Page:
Beyond Meat initial public offering (IPO) share price soars over $80 from $25 surprising everyone and encouraging offerings that could excite ethical and sustainable investors. Learn how to find animal-friendly investments. UN agency PRI says socially responsible investing (SRI) should wake up to modern slavery. Unilever better investment over Johnson & Johnson says sustainability analyst.
Transcript & Links May 10, 2019
Hello, Ron Robins here. Welcome to my podcast Ethical & Sustainable Investing News to Profit By! for May 10, 2019. Presented by Investing for the Soul. investingforthesoul.com is your site for vital global ethical and sustainable investment resources.
Now to this podcast. Again, for any terms that are unfamiliar to you, simply Google them!
Also, you can find a full transcript, live links and sometimes bonus material at my podcast page located at investingforthesoul.com/podcasts
Many of you listening are interested in ESG or SRI bond and fixed income investments. And with good reason. A recent article titled, Largest 10 Socially Responsible Fixed Income ETFs, by Todd Shriber of ETF Trends, reviews two leading funds in this space. They are the iShares Global Green Bond ETF (on Nasdaq GM: ticker BGRN) and VanEck Vectors Green Bond ETF (on the NYSEArca: ticker GRNB). These bond funds have great pedigrees.
However, the article’s title might suggest the review is of ten SRI fixed income ETFs and that’s a little misleading. Concerning the ten listed—but not reviewed—I wouldn’t put them in the same category as the two funds examined in the article.
The SRI credentials of the ten listed are mainly that they invest in government securities and blue-chip company bonds. Of course, governments fund all sorts of things that ethical and sustainable investors might argue aren’t socially responsible. And even though blue-chip companies such as Apple are frequently top SRI holdings, their bonds aren’t usually going directly to fund green projects.
Whereas, the iShares Global Green Bond ETF and VanEck Vectors Green Bond ETF specifically fund projects and activities related to environmental and social concerns.
Well, I can’t resist the temptation to not talk about the great Beyond Meat initial public offering! It came out at $25 on May 2 and has traded over $80 since then. For a good review of what the company is and what it faces regarding competition etc., see this MarketWatch post, Beyond Meat goes public with a bang: 5 things to know about the plant-based meat maker, by Ciara Linnane.
Quoting Ciara, she says, “The maker of the Beyond Burger, which is sold at Whole Foods and restaurant chain TGIF, among others, priced its initial public offering at $25 a share… raising at least $240 million at a valuation slightly shy of $1.5 billion.” Close quote. Now at $80 a share Beyond Meat has a staggering market valuation of about $5 billion!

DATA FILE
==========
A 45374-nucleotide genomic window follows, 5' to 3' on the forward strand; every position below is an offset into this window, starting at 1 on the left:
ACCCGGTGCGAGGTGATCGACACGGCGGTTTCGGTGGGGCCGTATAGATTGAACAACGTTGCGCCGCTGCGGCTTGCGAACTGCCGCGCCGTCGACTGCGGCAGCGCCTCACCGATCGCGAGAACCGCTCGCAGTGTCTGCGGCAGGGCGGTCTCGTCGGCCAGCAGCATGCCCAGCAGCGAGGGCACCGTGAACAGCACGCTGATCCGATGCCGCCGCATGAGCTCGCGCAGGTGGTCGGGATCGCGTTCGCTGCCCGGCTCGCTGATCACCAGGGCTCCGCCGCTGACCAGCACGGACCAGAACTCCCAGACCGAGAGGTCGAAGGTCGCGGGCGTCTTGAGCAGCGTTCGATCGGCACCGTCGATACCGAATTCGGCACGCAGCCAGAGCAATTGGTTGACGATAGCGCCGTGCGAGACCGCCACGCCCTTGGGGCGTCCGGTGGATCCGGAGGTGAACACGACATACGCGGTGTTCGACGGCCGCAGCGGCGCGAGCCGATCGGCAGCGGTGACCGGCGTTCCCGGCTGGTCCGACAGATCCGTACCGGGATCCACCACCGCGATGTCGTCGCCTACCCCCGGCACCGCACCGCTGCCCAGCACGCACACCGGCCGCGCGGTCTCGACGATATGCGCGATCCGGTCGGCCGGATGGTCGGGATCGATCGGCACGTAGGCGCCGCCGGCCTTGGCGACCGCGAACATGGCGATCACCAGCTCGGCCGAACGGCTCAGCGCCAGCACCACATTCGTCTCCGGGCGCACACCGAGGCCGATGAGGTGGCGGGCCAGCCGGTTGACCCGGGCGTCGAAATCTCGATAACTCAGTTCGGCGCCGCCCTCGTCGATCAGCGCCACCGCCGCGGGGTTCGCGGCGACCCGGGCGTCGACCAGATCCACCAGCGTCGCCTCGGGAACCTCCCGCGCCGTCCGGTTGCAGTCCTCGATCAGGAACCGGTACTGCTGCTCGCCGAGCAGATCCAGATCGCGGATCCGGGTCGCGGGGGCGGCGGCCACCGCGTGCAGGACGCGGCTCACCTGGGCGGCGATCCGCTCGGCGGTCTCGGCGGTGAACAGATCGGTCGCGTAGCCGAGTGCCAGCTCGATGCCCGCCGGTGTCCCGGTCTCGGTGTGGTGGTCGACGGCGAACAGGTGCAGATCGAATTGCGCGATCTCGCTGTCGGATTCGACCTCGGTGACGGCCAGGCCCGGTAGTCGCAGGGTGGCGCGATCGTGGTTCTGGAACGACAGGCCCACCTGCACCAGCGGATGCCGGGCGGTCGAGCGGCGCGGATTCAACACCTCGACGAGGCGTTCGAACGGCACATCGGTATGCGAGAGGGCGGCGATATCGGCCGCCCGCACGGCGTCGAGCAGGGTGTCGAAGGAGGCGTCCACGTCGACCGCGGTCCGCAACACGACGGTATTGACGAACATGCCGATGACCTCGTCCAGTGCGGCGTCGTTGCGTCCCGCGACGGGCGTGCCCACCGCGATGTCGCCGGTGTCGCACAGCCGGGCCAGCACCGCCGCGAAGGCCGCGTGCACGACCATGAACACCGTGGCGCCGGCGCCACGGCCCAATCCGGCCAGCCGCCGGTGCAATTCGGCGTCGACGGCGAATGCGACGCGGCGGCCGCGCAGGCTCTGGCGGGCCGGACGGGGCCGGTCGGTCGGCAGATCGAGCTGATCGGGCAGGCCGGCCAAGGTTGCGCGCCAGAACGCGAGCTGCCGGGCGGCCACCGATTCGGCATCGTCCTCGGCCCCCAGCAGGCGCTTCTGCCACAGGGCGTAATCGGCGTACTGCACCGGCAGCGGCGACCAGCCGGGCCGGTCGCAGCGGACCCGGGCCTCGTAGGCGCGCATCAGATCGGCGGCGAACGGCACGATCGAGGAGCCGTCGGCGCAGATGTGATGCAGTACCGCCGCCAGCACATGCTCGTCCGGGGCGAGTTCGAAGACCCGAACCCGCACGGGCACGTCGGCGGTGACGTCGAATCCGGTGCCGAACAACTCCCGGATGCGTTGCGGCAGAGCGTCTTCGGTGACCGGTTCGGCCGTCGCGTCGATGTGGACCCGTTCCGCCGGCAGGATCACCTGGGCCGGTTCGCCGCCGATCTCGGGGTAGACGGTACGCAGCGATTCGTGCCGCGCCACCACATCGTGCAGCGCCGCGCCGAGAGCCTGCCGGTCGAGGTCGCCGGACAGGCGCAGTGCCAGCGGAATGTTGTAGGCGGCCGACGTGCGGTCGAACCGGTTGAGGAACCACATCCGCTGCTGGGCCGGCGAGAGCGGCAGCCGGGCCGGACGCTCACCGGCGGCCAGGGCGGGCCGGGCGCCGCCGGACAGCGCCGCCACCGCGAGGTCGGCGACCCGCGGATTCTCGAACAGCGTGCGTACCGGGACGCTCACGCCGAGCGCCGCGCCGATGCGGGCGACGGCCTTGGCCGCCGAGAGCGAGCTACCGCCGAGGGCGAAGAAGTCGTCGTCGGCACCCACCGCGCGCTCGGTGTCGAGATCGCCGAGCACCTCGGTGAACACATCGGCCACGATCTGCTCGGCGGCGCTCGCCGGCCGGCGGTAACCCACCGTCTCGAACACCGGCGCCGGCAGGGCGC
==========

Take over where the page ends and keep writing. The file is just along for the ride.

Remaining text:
I’m delighted to see this offering, as one of the most important things we can do to slow down carbon emissions and climate change, is to reduce our consumption of meat. However, some climate researchers are skeptical about the net benefit of highly processed vegetarian and vegan offerings on the climate.
That this IPO went so well is a testament to the fact that even many conservative financial types are recognizing there’s money to be made in climate change. However, I suspect that most of the interest probably comes from younger investors.
Furthermore, this could indicate the beginning of a thrilling era for new investment offerings that ethical and sustainable investors can get excited about!
Obviously, the underwriters significantly underestimated demand for Beyond Meat’s shares. When IPOs triple in price right after being launched it means that the issuer—the company—could have gotten far more for their shares. Though Beyond Meat is probably happy, they’re probably unhappy that they could’ve raised double or triple of what they got!
So, Beyond Meat is an exciting short-term play but with so many competitors to its products over the medium to long-term, it’s not obvious it will be a winner yet.
For a good review of what Beyond Meat’s success means for two burger chains offering vegan burgers, see this post, titled, Tim Nash’s sustainable stock showdown: battle of the burger chains, Corporate Knights, Canada. Admittedly this review is of the Canadian market, but it has bearing on the US and other markets too. Of course, Americans or anyone can invest in the Canadian stocks of the burger chains mentioned in that post.
After a great review, Mr. Nash finalizes his recommendation as follows, and I quote, “A&W Food Services of Canada (which has no corporate connections to A&W’s American locations) is obviously a much smaller company than Restaurant Brands, but… with a higher dividend and a lower beta, A&W provides a nice mix of income and growth potential. The chain is the clear winner.” Close quote.